Three months after its introduction, a bill that would grant trade preferences
to Cambodia and 14 other countries has yet to pass the US Senate.
A bill that could single-handedly save the garment industry has met with resistance in the US.
TRADE Act has taken a backseat to the contentious US-Central America Free Trade
Agreement (CAFTA), said Chris Matthews, communications director for Senator
Gordon Smith, who introduced the bill in late January.
bill is not moving," Matthews said. "CAFTA is the main trade item on the agenda,
and right now we're just in a holding pattern with the
Negotiations for CAFTA began in January 2003, and lawmakers hope
to vote on the bill - which promotes trade liberalization between the United
States and five Central American countries - in May.
watchers believe the TRADE Act would help boost Cambodia's garment sector, which
faces stiff international competition after the elimination of quotas January 1.
The expired system guaranteed Cambodia a healthy market share for garments,
which make up 80 percent of the country's total exports.
currently pay around a 16 percent tariff on goods destined for the United
States, but the TRADE Act would offer Cambodia selective duty-free access to US
markets. Seventy percent of Cambodian garment exports go to
Industry optimists hope that Cambodia's reputation for high
labor standards will continue to attract image-conscious brands, but buyers have
repeatedly warned that Cambodia must lower the price of production and
"It's absolutely crucial that we get this bill passed," Van Sou
Ieng, president of the Garment Manufacturers Association in Cambodia (GMAC) told
the Post in February. "Without it, the industry cannot survive."
Cambodian delegates started pushing for the bill over a year ago, it garnered
little attention until the Asian tsunami ravaged the Maldives, one of the 14
least developed countries (LDCs) included in the original legislation. Lawmakers
then added Sri Lanka, a non-LDC, to the bill, because it was greatly affected by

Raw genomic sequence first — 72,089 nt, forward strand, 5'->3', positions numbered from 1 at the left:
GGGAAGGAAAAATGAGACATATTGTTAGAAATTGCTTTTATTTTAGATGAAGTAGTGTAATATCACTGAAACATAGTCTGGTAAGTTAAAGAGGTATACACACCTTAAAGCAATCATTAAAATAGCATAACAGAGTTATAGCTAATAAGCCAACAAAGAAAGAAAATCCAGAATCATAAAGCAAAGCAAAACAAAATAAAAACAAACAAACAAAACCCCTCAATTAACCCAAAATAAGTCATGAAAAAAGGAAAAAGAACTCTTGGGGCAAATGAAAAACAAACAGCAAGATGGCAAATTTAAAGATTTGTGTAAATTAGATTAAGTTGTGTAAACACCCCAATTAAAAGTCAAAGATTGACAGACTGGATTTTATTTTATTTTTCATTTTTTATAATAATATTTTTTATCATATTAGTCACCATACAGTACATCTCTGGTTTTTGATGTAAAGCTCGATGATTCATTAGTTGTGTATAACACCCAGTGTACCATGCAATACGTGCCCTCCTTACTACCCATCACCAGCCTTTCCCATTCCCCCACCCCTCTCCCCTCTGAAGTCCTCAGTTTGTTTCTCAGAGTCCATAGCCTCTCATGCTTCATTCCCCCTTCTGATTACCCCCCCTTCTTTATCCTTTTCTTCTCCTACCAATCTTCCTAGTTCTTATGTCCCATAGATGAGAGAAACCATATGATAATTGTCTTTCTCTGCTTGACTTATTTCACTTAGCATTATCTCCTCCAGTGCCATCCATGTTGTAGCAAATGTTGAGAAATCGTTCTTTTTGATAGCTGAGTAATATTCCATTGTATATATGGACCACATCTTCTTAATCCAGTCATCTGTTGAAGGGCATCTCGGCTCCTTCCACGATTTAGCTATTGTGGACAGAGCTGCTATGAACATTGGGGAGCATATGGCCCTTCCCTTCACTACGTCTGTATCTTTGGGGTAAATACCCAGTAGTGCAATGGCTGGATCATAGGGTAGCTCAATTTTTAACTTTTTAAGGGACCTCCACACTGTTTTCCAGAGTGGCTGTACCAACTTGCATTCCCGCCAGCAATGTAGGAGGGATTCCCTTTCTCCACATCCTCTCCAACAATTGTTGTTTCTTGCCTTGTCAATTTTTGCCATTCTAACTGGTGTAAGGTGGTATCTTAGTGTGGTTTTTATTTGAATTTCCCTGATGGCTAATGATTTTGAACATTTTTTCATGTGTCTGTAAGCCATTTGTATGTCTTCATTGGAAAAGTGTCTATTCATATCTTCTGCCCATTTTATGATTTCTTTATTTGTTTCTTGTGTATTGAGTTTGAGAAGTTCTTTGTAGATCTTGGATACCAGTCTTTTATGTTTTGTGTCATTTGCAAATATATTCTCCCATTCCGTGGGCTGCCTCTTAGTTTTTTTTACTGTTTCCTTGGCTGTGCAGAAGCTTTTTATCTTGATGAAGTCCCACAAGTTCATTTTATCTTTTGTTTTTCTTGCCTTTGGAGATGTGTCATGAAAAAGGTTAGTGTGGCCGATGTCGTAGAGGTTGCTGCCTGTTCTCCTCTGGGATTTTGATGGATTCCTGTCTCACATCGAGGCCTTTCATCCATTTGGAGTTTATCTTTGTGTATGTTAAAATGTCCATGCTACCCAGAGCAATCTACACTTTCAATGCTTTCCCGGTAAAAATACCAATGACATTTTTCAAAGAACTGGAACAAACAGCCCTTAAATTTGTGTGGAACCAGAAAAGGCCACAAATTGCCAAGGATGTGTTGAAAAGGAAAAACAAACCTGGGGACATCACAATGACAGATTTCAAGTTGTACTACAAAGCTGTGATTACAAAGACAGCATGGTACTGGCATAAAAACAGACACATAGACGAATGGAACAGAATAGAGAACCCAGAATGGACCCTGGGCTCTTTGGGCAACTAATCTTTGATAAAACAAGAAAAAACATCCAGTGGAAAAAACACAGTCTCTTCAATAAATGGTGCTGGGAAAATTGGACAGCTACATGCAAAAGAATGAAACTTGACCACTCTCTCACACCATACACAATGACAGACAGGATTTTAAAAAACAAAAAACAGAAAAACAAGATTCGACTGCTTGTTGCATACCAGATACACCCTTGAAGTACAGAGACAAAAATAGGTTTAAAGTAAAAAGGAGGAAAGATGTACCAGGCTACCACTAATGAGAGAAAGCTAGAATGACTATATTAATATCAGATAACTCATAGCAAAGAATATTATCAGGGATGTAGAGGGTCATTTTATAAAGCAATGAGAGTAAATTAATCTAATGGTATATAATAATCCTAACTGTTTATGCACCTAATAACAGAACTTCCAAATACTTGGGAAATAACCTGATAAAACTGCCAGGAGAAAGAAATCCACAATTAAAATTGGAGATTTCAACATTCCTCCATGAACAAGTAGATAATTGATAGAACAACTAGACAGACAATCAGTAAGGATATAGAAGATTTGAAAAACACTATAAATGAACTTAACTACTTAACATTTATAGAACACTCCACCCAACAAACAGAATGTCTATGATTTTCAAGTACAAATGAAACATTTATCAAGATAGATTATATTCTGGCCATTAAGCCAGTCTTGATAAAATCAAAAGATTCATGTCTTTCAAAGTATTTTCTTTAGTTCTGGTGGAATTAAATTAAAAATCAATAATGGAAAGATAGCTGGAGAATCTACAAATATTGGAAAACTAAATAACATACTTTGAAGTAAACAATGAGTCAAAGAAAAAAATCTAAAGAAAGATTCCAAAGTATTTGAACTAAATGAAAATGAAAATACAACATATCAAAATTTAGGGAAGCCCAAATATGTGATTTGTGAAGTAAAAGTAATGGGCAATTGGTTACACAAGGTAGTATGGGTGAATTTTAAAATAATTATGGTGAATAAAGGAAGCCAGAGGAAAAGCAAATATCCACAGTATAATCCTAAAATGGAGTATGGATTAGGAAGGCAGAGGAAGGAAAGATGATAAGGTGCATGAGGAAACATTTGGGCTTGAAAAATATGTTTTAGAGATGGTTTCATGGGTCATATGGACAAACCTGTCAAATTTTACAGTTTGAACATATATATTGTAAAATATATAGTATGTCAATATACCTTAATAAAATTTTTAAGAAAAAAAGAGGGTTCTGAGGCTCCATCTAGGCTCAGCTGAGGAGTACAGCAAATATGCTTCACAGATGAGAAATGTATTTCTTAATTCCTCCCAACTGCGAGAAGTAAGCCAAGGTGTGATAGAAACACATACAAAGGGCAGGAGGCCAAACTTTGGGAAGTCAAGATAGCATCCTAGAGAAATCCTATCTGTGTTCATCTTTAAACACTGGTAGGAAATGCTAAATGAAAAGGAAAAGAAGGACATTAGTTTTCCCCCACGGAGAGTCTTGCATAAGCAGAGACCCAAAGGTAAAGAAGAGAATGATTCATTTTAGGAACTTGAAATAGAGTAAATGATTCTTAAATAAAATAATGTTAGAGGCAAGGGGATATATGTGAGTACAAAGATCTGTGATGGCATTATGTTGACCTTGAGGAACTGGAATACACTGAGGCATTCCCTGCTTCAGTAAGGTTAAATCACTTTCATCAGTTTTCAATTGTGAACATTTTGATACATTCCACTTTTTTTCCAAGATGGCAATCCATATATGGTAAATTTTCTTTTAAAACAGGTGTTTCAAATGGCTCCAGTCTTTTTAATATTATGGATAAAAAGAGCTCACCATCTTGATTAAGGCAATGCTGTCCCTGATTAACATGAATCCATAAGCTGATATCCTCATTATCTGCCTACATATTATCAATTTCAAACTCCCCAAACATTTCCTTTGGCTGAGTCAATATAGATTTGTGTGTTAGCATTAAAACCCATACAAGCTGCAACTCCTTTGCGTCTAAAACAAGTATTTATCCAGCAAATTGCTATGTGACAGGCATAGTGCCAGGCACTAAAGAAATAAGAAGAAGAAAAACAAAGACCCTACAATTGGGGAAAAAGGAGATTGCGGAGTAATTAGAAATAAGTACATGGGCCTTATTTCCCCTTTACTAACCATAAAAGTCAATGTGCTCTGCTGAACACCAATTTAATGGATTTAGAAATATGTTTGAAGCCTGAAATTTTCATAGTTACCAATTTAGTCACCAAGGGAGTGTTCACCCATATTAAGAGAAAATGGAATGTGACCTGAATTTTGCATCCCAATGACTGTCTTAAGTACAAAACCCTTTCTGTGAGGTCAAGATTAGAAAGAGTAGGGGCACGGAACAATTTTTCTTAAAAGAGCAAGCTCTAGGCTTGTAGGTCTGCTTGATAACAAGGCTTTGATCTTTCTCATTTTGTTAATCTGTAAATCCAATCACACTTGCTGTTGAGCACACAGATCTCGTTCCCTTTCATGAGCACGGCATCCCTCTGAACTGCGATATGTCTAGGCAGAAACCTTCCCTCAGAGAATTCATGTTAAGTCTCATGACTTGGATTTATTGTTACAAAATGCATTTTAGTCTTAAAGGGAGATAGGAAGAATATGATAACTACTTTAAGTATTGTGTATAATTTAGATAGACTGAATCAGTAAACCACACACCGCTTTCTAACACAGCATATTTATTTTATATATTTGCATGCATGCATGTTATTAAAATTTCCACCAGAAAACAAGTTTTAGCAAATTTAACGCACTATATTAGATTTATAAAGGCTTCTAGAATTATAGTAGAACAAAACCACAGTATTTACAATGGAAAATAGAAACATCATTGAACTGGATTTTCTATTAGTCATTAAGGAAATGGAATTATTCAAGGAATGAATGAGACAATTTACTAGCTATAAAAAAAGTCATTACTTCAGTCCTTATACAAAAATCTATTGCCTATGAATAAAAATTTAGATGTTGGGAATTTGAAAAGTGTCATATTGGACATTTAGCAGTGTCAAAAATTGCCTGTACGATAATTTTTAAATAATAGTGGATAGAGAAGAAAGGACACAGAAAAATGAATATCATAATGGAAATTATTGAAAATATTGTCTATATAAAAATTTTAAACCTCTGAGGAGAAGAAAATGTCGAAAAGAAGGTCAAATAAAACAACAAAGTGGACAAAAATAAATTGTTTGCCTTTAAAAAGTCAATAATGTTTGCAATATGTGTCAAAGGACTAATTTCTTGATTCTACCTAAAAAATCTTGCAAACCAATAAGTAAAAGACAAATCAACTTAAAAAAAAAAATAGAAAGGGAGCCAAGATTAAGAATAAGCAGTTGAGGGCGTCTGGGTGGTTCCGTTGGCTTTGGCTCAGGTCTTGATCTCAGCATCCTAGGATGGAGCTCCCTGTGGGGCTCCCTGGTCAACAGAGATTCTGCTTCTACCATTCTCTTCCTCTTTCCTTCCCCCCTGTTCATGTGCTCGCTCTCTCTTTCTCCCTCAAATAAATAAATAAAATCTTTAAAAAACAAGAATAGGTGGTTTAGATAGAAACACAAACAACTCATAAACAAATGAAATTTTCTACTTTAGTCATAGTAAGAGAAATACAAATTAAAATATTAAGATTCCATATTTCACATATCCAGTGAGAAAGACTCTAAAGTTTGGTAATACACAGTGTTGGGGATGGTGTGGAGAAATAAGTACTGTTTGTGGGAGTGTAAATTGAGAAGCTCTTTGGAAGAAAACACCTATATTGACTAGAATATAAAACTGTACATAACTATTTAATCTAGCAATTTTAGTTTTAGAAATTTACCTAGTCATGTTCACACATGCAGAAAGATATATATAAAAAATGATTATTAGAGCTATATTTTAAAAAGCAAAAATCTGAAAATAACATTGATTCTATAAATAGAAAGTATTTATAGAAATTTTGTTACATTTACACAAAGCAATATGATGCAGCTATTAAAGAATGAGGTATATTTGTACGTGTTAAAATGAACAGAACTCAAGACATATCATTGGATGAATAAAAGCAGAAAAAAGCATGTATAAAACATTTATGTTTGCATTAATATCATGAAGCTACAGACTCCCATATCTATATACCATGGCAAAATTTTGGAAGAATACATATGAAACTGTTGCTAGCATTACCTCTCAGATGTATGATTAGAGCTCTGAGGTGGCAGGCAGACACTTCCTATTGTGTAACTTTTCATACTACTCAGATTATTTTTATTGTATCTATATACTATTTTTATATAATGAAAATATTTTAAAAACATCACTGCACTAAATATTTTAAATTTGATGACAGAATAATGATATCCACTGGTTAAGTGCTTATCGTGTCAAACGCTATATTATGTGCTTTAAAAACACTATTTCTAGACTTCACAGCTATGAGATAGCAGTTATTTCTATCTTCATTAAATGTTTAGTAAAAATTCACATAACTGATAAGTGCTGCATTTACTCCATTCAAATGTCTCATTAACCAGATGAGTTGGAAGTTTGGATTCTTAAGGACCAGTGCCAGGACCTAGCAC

With the tsunami momentum behind it, the bill was
introduced into the US Senate January 26.
"But we're worried [about the
bill's visibility] since we're getting farther and farther away from the tsunami
now," said Ken Loo, secretary general of GMAC. "We're fighting hard to pass
it-or at least get debate started-before [the Senate's] recess in
Congressman Jim Kolbe introduced a version of the TRADE Act into
the US House of Representatives February 17.
"CAFTA has been delayed over
a year, so it makes sense it's high on the agenda now," Loo said. "But in order
to save time [on the TRADE Act] we decided to introduce the bill into both
It will take Congress less time to pass the bill
if both houses are already familiar with the legislation, Loo said. Often bills
are shuttled back and forth between the Senate and House while lawmakers try to
compromise on an acceptable version.
Matthews said it is not unusual for
lobbyists to look for support in both houses.
Though most political
observers attribute the bill's current limbo to CAFTA, spokesman for the Sam
Rainsy Party, Ung Bun-Ang, said Cambodia could be responsible for the
Bun-Ang said rampant corruption and the removal of parliamentary
immunity from three opposition MPs in February might make Congress wary of
passing legislation benefiting Cambodia.
US Senator Mitch McConnell
called for economic sanctions against Cambodia after the parliamentary immunity
But Greg Rushford, editor of a trade-focused Washington DC
newsletter, said trade agreements are generally more concerned with domestic
economic interests rather than the well-being of trading partners.
"Usually the hold-up on preferential trade deals isn't anything
high-minded like fighting corruption," Rushford wrote in an email to the Post.
"It's some US lobby that is afraid of competing."
The powerful US
textile and apparel industry has vocally opposed the TRADE Act, fearing
increased competition from overseas.
However, Bun-Ang said he hoped that
if the bill passes, policymakers will consider issues related to
"Preferential treatment [should] be linked to anti-corruption
efforts, rule of law and democratization in Cambodia," he said. "We want the
economic benefits to be distributed equitably to a wide population, not
concentrated in the hands of a select few at the top."